U.S. Restrictions on Cuba Miss the Mark

By Ridenour, Ron | St Louis Post-Dispatch (MO), May 6, 1996 | Go to article overview
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U.S. Restrictions on Cuba Miss the Mark


Ridenour, Ron, St Louis Post-Dispatch (MO)


In Cuba today, misery is a vague memory for the middle-aged. People do not look down when spoken to, nor do they speak in timid voices; buses do not harbor revolting smells of flatulence, indicative of sickness and malnutrition - common in underdeveloped countries.

There are no beggars for food, no drug addicts; no one is homeless; race is not a matter of discrimination. Women have 18 weeks' maternity leave with full pay; they earn the same as men and make up 40 percent of the work force.

Cuba is balancing its state budget by cutting out subsidies to state firms that do not perform well and by converting some into worker-run cooperatives. It is increasing revenues in other ways. But it has avoided one budget-cutting method used by most governments, including that of the United States - decreasing social security and welfare benefits.

The state has actually increased social service expenditures by 2 percent this year, after a 4 percent increase last year. Social spending makes up 60 percent of all state spending:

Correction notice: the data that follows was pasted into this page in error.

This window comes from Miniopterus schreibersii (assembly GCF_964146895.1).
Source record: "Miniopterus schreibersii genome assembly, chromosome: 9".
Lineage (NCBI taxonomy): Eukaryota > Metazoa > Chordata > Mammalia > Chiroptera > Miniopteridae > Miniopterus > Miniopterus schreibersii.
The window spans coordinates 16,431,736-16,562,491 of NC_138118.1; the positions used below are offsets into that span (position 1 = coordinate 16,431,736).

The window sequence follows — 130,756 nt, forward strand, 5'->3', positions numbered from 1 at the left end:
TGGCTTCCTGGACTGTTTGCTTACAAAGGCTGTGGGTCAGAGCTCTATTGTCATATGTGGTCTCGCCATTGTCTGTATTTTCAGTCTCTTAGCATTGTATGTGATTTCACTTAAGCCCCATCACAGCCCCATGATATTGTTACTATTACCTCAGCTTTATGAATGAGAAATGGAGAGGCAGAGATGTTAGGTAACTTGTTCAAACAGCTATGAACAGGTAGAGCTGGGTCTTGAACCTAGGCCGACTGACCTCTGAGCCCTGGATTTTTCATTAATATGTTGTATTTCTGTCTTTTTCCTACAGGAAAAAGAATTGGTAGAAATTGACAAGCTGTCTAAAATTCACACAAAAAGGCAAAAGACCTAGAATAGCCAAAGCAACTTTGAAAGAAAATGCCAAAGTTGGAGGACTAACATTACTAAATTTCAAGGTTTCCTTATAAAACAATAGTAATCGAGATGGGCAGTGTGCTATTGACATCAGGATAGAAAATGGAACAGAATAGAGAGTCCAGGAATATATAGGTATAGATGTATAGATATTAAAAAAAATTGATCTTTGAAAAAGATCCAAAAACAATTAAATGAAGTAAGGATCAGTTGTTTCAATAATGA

Free education and medical care - 22 percent.

Social security and social assistance - 11 percent.

Culture and science - 21 percent.

Community services and housing - 7 percent; this includes constructing 50,000 residential units this year, sold at cost.

Defense spending has steadily declined from 10 percent in 1990 to a current 5.75 percent of state expenditures.

The welfare policies have paid off over the years since the 1959 revolution.

There is no illiteracy, compared with 23 percent in 1959.

Infant mortality has fallen to 9.4 per 1,000 live births, compared with 79 per 1,000 in 1959.

Average life span has risen from the early 60s to the mid-70s.

There is now one doctor per 180 inhabitants, compared to one per 1,076 in 1959.

Cuba's leaders could afford to add to the public pie this year because its economic reforms are paying off with self-employment measures, free agricultural and industrial products markets at supply-demand prices, cooperative farm ownership and legal usage of dollars in all areas. People are motivated to produce more and better.

After four years of steady decline, the economy began to recover last year with a 25 percent upturn. Economic ministers forecast 5 percent growth for this year, despite the Helms-Burton "Cuban Liberty and Democratic Solidarity Act.

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